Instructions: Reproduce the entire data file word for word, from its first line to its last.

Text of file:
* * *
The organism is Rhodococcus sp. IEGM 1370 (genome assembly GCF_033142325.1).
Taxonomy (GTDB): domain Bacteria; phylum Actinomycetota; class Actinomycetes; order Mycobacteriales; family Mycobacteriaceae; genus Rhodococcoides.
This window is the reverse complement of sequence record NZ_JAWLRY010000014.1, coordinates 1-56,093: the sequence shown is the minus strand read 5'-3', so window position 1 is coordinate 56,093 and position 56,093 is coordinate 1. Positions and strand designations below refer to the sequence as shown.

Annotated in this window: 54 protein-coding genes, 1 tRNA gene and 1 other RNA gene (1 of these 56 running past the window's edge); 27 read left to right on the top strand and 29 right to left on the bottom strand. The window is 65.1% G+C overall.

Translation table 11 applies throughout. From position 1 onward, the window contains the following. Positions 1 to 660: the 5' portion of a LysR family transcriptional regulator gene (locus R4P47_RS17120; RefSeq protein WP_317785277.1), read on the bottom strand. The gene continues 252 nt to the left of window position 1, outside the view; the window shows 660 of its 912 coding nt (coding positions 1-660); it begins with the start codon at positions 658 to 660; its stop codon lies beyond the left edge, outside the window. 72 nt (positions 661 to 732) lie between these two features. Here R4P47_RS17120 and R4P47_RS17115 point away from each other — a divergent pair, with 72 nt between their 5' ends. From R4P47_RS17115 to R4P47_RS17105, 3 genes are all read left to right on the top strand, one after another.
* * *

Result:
The organism is Rhodococcus sp. IEGM 1370 (genome assembly GCF_033142325.1).
Taxonomy (GTDB): domain Bacteria; phylum Actinomycetota; class Actinomycetes; order Mycobacteriales; family Mycobacteriaceae; genus Rhodococcoides.
This window is the reverse complement of sequence record NZ_JAWLRY010000014.1, coordinates 1-56,093: the sequence shown is the minus strand read 5'-3', so window position 1 is coordinate 56,093 and position 56,093 is coordinate 1. Positions and strand designations below refer to the sequence as shown.

Annotated in this window: 54 protein-coding genes, 1 tRNA gene and 1 other RNA gene (1 of these 56 running past the window's edge); 27 read left to right on the top strand and 29 right to left on the bottom strand. The window is 65.1% G+C overall.

Translation table 11 applies throughout. From position 1 onward, the window contains the following. Positions 1 to 660: the 5' portion of a LysR family transcriptional regulator gene (locus R4P47_RS17120; RefSeq protein WP_317785277.1), read on the bottom strand. The gene continues 252 nt to the left of window position 1, outside the view; the window shows 660 of its 912 coding nt (coding positions 1-660); it begins with the start codon at positions 658 to 660; its stop codon lies beyond the left edge, outside the window. 72 nt (positions 661 to 732) lie between these two features. Here R4P47_RS17120 and R4P47_RS17115 point away from each other — a divergent pair, with 72 nt between their 5' ends. From R4P47_RS17115 to R4P47_RS17105, 3 genes are all read left to right on the top strand, one after another.